This term refers to the subtle elegance of literary and artistic works. It was originally used to depict a person’s mien and manner. During the Wei and Jin dynasties, the propriety inherent in a person was valued, whereas during the previous Han Dynasty, a person’s external appearance was stressed. Later on, this concept was incorporated into the theory of calligraphy and painting to refer to the elegant subtlety of a work. In the Ming Dynasty, the concept was extended to the theory of poetry, and elegant subtlety became a requirement for composing poetry. Later, Wang Shizhen of the Qing Dynasty further developed the theory of elegant subtlety. In compiling The Elegant Subtlety of the Tang Poetry, he elaborated on his aesthetic views. In his writings on poetry theory, Wang Shizhen championed these views and created his own unique poetical aesthetics, enriching the theory of elegant subtlety, and making it a major school of the Qing-dynasty poetics.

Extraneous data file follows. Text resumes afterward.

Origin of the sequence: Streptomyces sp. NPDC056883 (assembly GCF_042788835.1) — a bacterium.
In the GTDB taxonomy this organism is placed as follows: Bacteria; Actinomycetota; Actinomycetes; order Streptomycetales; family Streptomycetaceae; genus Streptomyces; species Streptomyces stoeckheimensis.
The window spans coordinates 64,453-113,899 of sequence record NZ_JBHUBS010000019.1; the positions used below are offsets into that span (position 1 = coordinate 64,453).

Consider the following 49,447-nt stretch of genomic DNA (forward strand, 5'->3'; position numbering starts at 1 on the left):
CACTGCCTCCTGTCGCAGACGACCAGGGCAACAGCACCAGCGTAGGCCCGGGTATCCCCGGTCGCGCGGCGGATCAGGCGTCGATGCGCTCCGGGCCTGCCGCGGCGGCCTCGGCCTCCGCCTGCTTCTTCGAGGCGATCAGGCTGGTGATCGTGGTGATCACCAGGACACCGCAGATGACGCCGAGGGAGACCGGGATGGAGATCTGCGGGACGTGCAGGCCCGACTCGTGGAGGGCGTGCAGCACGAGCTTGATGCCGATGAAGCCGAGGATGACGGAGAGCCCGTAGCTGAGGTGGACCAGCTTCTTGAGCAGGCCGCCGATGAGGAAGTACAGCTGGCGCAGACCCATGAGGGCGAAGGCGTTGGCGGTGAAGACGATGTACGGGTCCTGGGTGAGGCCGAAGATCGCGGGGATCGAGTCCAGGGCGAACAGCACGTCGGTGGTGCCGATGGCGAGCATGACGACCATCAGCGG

Just as gentle breeze touching one’s face and the river flowing past, a good poem has elegant subtlety permeating its lines. (Lu Shiyong: A Comprehensive Digest of Good Ancient Poems)
I have read the works by poets of the late Tang Dynasty and the Five Dynasties and found their poetry mean-spirited, trivial, and depressed. They were far less bold and daring than those poems written between the Kaiyuan and Yuanhe periods of the Tang Dynasty. Worse still, they did not have the slightest traces of the elegant subtlety and inspiring imagery that were evident in the poetry written in the State of Chen during the Northern Dynasties and in the Sui Dynasty when poetry was already in decline. (Wang Shizhen: Foreword to Poetry by the Mei Family)